300,000. That was the population of La Creuse in 1851. At the time the region was a bustling, yet still rural, farming area. Small villages were homes to close knit communities, farming in a cooperative way, cereals and livestock. Mills were scattered along the river and the tracks traveled by oxen and carts. Most of the countryside consisted of walled rolling fields. Over the following century, the population of La Creuse declined to its level of 100,000 today. Although still a farming area, woodland cover has increased by 40%. Not only had the population dropped in the region, but many of those that remained moved closer to the towns of the region into more modern housing. What remains in the villages, unthinkable in the UK, is thousands of abandoned historic properties. In many villages, these properties make up more than half the properties. It is not uncommon to come across entirely abandoned hamlets. House and land that would be worth hundreds of thousands in the UK, if not millions, can have no value here and are left abandoned. For some properties, it is impossible to trace the owner and simply cannot be purchased, as the high French purchase fees of properties in France make these houses uneconomical to sell.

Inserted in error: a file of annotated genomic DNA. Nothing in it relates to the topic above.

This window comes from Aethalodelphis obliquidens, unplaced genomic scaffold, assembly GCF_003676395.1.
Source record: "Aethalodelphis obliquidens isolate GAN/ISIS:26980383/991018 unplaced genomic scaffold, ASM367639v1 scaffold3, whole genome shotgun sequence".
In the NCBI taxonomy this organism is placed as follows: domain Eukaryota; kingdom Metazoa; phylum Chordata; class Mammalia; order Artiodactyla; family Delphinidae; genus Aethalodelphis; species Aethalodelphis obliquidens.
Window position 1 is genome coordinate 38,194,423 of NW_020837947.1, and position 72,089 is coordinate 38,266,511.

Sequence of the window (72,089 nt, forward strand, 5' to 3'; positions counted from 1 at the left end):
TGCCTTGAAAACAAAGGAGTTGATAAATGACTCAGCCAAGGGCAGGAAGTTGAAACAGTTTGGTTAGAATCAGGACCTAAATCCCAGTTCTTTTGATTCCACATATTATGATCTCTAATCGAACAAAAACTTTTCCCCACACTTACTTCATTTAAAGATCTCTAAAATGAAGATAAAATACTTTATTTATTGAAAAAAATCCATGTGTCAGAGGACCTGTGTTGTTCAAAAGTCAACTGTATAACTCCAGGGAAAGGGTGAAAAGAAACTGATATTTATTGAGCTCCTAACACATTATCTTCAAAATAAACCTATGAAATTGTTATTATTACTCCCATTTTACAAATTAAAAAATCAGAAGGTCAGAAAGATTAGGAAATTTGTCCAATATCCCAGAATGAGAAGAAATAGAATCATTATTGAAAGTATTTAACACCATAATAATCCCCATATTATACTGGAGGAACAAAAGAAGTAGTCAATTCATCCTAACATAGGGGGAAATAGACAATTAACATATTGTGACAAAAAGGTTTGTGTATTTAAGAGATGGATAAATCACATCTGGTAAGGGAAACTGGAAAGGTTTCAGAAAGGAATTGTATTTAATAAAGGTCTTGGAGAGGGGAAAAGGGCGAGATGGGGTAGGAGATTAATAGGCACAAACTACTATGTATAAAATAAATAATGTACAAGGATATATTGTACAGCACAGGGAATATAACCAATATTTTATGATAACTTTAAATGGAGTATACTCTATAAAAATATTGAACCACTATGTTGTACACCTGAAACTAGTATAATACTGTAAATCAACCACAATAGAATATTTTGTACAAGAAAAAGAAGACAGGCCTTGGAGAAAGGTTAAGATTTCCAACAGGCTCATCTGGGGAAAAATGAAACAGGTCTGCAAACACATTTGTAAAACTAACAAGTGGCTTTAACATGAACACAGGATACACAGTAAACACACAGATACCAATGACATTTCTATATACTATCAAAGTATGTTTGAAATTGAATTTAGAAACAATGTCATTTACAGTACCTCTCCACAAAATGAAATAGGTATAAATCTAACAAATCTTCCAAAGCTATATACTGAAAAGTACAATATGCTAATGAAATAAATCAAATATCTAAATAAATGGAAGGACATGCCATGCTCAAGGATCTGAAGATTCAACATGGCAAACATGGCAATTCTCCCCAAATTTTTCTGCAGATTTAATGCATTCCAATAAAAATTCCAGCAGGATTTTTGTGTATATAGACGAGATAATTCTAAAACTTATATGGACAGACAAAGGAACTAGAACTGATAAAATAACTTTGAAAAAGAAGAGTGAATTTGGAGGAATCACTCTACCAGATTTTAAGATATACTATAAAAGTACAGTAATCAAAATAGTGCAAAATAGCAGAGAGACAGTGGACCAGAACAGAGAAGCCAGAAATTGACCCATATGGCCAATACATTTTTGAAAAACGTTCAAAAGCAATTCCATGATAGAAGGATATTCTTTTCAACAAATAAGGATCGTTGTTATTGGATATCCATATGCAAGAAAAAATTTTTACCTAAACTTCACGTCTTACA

One of the main reasons I chose to move back to the region was because of it’s remoteness and low population. But, I can safely say that even if the population was to return to it’s peak of 300,000 the region would still very much be rural and remote. Renovating, repopulating and rejuvenating all these houses and villages should be one of the priorities of the region. How this can be achieved I don’t really know , although I think universal fiber optic coverage and subsidized solicitor fees would be a start. The local communities are very welcoming and are also keen to get the life back in their villages, sot if you are looking for a cheap historic house to retire or as a holiday home, then you will be very welcomed by all of us here.